Improve wordpress performance

High performance is an essential part of a successful WordPress site. Losing seconds of load time means losing large sums of money. 

To avoid that from happening, we’ve got you covered with some performance hacks for both the frontend and the backend. And best of all – you don’t need to be a WordPress expert to drastically increase the performance of your site! 

In this article, we’ll talk about the most important factors for how to improve WordPress performance. This will make life easier for you when working on your site, and lead to happier visitors and more conversions! 

Why Care About Performance? 

It goes without saying that you as a website manager get a nicer experience and less gray hairs if things run smoothly when working on your WordPress website. 

You probably know it from the user side of things, too: if a website doesn’t load fast enough, frustration hits and you hit the back button, leaving the website with a negative impression of the company. Studies show that if a page takes more than 2 seconds to load, it has a 47% bounce rate. 

Plus, load time is one of Google’s ranking factors, so having a website that loads slower means lower ranking – making it harder for people to find your site. 

Peak performance is extra important if you’re running an e-commerce site. Buyers are the most impatient visitors – and also the ones who can bring some good cash to your company.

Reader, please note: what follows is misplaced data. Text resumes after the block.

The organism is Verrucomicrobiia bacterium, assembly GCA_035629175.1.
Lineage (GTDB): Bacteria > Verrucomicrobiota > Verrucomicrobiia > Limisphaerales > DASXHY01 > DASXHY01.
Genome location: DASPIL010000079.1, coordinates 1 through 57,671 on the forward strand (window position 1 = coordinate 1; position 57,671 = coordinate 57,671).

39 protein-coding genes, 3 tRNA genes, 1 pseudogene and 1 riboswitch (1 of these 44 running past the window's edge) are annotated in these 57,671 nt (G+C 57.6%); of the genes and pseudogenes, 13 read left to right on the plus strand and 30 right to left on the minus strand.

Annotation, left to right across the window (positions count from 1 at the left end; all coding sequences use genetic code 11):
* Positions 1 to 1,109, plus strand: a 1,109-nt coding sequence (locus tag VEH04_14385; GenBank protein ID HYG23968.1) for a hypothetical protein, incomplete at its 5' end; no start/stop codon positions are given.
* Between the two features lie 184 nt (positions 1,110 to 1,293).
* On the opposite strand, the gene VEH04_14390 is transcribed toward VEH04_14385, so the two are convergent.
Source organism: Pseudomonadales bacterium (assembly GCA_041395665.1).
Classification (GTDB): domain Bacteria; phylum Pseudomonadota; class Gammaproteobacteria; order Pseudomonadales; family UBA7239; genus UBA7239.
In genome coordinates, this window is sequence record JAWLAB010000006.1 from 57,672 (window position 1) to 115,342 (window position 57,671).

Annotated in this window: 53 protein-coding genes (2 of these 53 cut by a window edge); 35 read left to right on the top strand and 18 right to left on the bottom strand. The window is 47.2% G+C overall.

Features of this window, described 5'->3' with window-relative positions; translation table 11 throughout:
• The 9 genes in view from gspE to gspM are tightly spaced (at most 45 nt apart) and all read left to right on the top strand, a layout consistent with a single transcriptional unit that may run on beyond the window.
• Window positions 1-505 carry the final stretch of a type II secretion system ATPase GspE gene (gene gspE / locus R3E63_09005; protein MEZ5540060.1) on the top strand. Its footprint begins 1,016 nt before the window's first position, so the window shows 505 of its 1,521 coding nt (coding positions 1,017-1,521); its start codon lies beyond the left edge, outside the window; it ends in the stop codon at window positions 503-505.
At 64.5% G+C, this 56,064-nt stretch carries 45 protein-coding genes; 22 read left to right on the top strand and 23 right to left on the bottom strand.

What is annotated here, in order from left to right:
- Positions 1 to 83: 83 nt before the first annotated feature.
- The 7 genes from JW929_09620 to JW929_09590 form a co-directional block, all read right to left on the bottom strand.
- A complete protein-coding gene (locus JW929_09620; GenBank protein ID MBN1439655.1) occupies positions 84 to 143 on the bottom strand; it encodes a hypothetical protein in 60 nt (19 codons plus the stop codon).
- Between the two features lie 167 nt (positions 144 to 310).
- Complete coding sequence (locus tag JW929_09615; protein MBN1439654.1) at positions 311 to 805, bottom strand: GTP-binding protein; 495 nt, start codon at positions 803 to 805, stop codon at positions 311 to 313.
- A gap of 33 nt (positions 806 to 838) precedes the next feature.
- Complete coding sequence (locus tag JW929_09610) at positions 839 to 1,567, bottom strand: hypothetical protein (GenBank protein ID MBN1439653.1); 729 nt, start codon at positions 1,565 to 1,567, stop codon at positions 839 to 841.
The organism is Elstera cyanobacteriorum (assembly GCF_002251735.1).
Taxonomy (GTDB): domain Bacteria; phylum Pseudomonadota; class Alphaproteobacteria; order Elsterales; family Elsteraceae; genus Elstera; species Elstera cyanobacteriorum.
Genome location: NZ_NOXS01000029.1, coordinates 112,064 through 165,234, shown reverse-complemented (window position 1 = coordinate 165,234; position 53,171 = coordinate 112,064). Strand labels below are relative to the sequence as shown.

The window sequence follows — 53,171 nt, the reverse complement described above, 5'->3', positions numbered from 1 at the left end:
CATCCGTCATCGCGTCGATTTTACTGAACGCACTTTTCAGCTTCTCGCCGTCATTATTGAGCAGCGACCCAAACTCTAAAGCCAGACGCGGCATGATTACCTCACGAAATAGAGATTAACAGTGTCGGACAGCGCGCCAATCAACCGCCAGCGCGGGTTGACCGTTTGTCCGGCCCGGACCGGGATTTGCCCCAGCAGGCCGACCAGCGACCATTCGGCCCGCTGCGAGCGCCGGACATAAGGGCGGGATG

How to Improve WordPress performance

Now that you’ve understood how critical this is, it’s time to take action. Maybe you feel stressed and think it’s too late to change things around. 

As with everything else – the best time to update your site is 10 years ago. The second best time is today. So let’s get started!

General Hacks

Analyze Load Time

The first step is to analyze the load time of your WordPress site. Note that the load time may differ from page to page, due to a number of factors such as: 

  • Whether the page content is static or dynamic.
  • The size of the page.
  • Number of HTTP requests generated by the page.
  • Whether the page is cached or not.

Usually, the homepage is used as a benchmark. To get an accurate estimate of the load time, it’s not enough to simply browse your site and count the seconds. The actual (average) time depends on a lot of factors and is better estimated by using tools such as

Improve WordPress Performance
Example of a results report from GTMetrix
Improve WordPress Performance
If you don’t score perfectly, no worries – even the guys at Google have things to work on! Example of a results page from PageSpeed Insight

External Ways to Increase your WordPress Site Performance


Next, have a look at the hosting provider for your WordPress site. Most users opt for shared hosting from major companies such as Bluehost and SiteGround. It’s the cheapest option and can seem tempting since everything is taken care of. However, shared hosting means you’re competing for server space with other sites – so when they get a lot of traffic, it can negatively affect your site. It’s like taking public transports during peak hours.